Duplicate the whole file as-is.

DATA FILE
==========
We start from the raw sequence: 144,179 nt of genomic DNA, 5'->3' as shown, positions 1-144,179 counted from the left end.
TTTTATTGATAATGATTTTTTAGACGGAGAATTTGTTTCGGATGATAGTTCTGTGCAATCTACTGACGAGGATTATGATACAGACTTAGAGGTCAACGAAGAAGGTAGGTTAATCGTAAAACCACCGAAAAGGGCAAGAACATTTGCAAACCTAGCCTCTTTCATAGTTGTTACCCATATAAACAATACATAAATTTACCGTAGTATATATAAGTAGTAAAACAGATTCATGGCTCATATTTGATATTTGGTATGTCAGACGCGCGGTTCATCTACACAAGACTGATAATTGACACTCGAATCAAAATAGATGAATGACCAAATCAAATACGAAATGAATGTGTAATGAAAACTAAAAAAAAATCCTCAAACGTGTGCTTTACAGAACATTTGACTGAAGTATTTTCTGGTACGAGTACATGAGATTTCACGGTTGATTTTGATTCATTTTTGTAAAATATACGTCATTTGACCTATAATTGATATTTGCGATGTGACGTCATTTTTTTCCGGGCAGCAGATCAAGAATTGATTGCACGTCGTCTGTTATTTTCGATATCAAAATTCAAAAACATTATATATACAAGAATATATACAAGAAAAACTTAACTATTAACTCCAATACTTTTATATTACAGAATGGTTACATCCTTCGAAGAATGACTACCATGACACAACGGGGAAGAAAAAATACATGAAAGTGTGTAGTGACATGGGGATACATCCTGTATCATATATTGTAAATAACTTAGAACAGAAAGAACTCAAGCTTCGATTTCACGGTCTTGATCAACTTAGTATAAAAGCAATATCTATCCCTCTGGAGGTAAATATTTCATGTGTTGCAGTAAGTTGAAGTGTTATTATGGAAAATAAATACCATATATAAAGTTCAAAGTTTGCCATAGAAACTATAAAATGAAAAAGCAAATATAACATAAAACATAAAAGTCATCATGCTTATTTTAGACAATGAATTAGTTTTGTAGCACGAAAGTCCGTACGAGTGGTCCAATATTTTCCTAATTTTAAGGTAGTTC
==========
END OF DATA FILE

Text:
We start from the raw sequence: 144,179 nt of genomic DNA, 5'->3' as shown, positions 1-144,179 counted from the left end.
TTTTATTGATAATGATTTTTTAGACGGAGAATTTGTTTCGGATGATAGTTCTGTGCAATCTACTGACGAGGATTATGATACAGACTTAGAGGTCAACGAAGAAGGTAGGTTAATCGTAAAACCACCGAAAAGGGCAAGAACATTTGCAAACCTAGCCTCTTTCATAGTTGTTACCCATATAAACAATACATAAATTTACCGTAGTATATATAAGTAGTAAAACAGATTCATGGCTCATATTTGATATTTGGTATGTCAGACGCGCGGTTCATCTACACAAGACTGATAATTGACACTCGAATCAAAATAGATGAATGACCAAATCAAATACGAAATGAATGTGTAATGAAAACTAAAAAAAAATCCTCAAACGTGTGCTTTACAGAACATTTGACTGAAGTATTTTCTGGTACGAGTACATGAGATTTCACGGTTGATTTTGATTCATTTTTGTAAAATATACGTCATTTGACCTATAATTGATATTTGCGATGTGACGTCATTTTTTTCCGGGCAGCAGATCAAGAATTGATTGCACGTCGTCTGTTATTTTCGATATCAAAATTCAAAAACATTATATATACAAGAATATATACAAGAAAAACTTAACTATTAACTCCAATACTTTTATATTACAGAATGGTTACATCCTTCGAAGAATGACTACCATGACACAACGGGGAAGAAAAAATACATGAAAGTGTGTAGTGACATGGGGATACATCCTGTATCATATATTGTAAATAACTTAGAACAGAAAGAACTCAAGCTTCGATTTCACGGTCTTGATCAACTTAGTATAAAAGCAATATCTATCCCTCTGGAGGTAAATATTTCATGTGTTGCAGTAAGTTGAAGTGTTATTATGGAAAATAAATACCATATATAAAGTTCAAAGTTTGCCATAGAAACTATAAAATGAAAAAGCAAATATAACATAAAACATAAAAGTCATCATGCTTATTTTAGACAATGAATTAGTTTTGTAGCACGAAAGTCCGTACGAGTGGTCCAATATTTTCCTAATTTTAAGGTAGTTC